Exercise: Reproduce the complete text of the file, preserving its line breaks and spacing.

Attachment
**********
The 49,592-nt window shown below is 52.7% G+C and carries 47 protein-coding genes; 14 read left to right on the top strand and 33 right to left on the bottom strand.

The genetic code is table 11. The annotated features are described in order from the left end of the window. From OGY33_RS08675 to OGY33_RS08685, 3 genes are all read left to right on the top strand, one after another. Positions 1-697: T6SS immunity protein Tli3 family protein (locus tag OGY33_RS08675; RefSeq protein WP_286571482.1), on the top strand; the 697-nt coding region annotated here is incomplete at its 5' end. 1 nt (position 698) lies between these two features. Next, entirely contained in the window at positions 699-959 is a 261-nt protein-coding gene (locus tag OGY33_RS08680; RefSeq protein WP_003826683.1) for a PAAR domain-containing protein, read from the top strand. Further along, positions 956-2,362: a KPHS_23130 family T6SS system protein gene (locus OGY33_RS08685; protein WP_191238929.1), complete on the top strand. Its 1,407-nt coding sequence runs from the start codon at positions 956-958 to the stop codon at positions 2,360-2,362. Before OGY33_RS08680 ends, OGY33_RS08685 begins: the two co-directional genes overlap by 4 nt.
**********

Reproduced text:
The 49,592-nt window shown below is 52.7% G+C and carries 47 protein-coding genes; 14 read left to right on the top strand and 33 right to left on the bottom strand.

The genetic code is table 11. The annotated features are described in order from the left end of the window. From OGY33_RS08675 to OGY33_RS08685, 3 genes are all read left to right on the top strand, one after another. Positions 1-697: T6SS immunity protein Tli3 family protein (locus tag OGY33_RS08675; RefSeq protein WP_286571482.1), on the top strand; the 697-nt coding region annotated here is incomplete at its 5' end. 1 nt (position 698) lies between these two features. Next, entirely contained in the window at positions 699-959 is a 261-nt protein-coding gene (locus tag OGY33_RS08680; RefSeq protein WP_003826683.1) for a PAAR domain-containing protein, read from the top strand. Further along, positions 956-2,362: a KPHS_23130 family T6SS system protein gene (locus OGY33_RS08685; protein WP_191238929.1), complete on the top strand. Its 1,407-nt coding sequence runs from the start codon at positions 956-958 to the stop codon at positions 2,360-2,362. Before OGY33_RS08680 ends, OGY33_RS08685 begins: the two co-directional genes overlap by 4 nt.